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In Malcolm Gladwell’s Book, The Tipping Point: How Little Things Can Make A Big Difference he tells of a fascinating experiment: “Some years ago two Princeton University psychologists, John Darley and Daniel Batson, decided to conduct a study inspired by the biblical story of the Good Samaritan. They decided to replicate that study at the Princeton Theological Seminary ... Darley and Batson met with a group of seminarians, individually, and asked each one to prepare a short, extemporaneous talk on a given biblical theme, then walk over to a nearby building to present it. Along the way to the presentation, each student ran into a man slumped in an alley, head down, eyes closed, coughing and groaning. The question was: ‘Who would stop and help?’ Darley and Batson introduced three variables into the experiment, to make its results more meaningful. First, before the experiment even started, they gave the students a questionnaire about why they had chosen to study theology. Why did they want to learn about God? Then they varied the subject of the theme the students were asked to talk about. Some were asked to speak on the relevance of the professional clergy to the religious vocation. Others were given the parable of the Good Samaritan. Finally, the instructions given by the experimenters to each student varied as well. In some of the cases, as he sent the students on their way, the experimenter would look at his watch and say, ‘Oh, you’re late. They were expecting you a few minutes ago.’ In other cases, he would say, ‘It will be a few minutes before they’re ready for you, but you might as well head over now.’ So, these students had just been asked to think about why they were in Seminary, they were given a Biblical topic - some the actual story of the Good Samaritan and then some were told they were late and others were not.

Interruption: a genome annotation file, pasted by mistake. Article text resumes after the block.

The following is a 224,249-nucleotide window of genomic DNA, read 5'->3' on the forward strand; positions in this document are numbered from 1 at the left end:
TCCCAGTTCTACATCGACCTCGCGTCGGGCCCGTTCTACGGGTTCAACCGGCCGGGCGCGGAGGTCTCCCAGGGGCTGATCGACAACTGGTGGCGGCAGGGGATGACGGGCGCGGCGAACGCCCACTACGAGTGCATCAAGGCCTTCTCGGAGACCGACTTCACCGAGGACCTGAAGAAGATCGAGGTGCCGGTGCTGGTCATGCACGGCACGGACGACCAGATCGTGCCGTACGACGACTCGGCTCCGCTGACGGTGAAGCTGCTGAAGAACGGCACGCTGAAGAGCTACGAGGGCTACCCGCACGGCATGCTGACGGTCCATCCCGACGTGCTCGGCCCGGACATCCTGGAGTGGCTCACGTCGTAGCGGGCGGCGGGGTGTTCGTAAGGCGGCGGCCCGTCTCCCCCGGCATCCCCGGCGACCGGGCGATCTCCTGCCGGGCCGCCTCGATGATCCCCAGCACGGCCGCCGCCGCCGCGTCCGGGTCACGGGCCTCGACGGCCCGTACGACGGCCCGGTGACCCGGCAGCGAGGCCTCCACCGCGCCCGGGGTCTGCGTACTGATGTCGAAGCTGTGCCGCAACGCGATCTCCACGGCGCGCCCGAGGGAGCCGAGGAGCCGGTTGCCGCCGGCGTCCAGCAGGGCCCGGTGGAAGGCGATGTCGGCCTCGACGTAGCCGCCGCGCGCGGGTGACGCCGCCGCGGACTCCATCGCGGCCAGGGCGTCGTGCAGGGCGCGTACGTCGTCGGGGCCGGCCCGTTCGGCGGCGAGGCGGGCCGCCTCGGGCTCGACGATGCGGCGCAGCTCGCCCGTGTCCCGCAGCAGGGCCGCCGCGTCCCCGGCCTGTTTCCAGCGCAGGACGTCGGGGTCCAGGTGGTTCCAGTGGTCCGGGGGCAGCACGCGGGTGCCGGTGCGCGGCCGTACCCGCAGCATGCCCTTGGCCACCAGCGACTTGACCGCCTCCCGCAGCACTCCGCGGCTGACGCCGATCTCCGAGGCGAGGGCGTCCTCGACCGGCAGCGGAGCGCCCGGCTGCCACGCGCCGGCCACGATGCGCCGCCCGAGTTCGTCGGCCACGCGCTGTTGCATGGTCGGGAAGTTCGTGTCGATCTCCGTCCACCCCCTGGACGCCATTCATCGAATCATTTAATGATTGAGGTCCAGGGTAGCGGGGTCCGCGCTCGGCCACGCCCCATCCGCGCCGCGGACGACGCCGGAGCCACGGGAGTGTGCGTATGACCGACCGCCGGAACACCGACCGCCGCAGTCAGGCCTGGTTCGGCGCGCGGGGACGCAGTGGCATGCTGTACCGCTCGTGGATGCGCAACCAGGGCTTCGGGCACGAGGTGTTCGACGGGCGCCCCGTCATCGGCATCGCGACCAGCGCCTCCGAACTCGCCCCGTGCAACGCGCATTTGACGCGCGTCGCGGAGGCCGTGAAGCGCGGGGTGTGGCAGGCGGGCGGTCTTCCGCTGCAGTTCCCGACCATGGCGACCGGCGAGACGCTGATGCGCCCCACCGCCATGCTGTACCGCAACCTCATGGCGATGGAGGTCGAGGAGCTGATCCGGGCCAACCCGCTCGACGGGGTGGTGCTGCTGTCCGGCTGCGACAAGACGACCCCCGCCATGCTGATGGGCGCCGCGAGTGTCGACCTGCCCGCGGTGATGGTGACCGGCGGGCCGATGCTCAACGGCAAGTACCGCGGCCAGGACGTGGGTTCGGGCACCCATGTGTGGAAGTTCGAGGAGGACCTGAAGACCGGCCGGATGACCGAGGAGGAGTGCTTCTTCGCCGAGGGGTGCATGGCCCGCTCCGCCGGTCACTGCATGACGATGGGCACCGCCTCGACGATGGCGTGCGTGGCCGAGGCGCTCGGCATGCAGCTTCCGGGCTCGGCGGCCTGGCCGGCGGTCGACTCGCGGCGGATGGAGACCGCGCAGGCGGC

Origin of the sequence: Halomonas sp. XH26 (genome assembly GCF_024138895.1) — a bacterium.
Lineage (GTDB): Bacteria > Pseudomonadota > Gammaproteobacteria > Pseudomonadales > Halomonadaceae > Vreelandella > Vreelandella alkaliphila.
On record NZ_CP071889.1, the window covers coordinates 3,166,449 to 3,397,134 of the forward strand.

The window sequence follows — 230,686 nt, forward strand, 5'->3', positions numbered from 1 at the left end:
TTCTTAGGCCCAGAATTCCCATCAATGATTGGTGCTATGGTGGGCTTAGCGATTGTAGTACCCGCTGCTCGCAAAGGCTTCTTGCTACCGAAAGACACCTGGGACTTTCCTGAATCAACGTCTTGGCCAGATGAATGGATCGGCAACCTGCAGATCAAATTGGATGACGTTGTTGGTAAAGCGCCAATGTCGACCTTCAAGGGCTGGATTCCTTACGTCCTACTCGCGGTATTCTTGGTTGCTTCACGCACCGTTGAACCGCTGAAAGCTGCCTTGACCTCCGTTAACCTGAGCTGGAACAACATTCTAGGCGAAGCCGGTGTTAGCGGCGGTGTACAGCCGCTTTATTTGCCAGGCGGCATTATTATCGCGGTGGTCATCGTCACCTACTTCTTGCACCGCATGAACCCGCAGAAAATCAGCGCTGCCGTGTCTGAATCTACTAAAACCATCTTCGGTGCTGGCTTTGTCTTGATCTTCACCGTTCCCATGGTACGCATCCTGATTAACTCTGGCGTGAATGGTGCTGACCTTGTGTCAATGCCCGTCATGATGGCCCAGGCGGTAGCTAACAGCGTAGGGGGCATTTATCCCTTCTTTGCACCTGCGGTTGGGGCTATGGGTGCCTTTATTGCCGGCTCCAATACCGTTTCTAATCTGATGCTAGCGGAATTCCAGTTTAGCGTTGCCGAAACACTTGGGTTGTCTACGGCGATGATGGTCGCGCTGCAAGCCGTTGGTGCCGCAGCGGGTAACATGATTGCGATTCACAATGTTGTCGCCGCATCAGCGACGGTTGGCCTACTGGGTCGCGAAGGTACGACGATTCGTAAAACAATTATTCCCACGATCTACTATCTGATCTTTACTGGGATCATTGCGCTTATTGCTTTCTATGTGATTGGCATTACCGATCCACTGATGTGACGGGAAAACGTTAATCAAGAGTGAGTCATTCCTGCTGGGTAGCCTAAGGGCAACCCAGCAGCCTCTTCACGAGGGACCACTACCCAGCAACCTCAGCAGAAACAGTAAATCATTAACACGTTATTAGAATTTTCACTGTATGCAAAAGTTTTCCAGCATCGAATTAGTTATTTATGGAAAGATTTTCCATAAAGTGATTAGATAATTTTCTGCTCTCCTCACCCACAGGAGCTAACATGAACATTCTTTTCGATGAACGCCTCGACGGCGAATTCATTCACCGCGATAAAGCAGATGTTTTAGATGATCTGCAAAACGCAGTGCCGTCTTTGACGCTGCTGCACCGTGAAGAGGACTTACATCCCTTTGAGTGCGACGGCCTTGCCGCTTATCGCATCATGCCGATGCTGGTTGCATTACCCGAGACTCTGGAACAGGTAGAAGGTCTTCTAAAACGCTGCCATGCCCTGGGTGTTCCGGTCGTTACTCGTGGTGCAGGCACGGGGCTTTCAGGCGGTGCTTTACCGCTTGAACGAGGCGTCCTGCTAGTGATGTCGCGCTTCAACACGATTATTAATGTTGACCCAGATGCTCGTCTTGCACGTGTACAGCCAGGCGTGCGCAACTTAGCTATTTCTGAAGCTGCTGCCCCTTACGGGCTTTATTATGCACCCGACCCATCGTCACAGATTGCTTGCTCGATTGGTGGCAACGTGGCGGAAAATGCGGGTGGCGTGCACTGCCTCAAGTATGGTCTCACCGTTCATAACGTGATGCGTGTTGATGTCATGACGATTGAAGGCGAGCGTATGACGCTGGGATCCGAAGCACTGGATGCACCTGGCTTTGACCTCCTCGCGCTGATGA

I don’t know about you but if I had been asked who I thought would stop and help with these conditions I would of said, the students who entered the ministry to help people and those especially that were reminded of the importance of compassion by having just read the parable of the Good Samaritan and speak on it.

In fact, neither of those factors made any difference. ‘It is hard to think of a context in which helping those in distress would be more predictable than for a person thinking about the Good Samaritan, and yet it did not significantly increase helping behavior,’ Darley and Batson concluded. ‘Indeed, on several occasions, a seminary student going to give his talk on the parable of the Good Samaritan literally stepped over the victim as he hurried on his way.’ The only thing that really mattered was whether the student was in a rush. Of the group that was, 10 percent stopped to help. Of the group who knew they had a few minutes to spare, 63% stopped.

What this study is suggesting, is that the knowledge that you have is less important than the immediate self-need you perceive. The words ‘Oh, you’re late’ had the effect of making someone who was ordinarily compassionate into someone who was indifferent to suffering. That tells me we’ve got to really work on this. When it comes to helping those in need and loving our neighbors, the greatest ability is availability!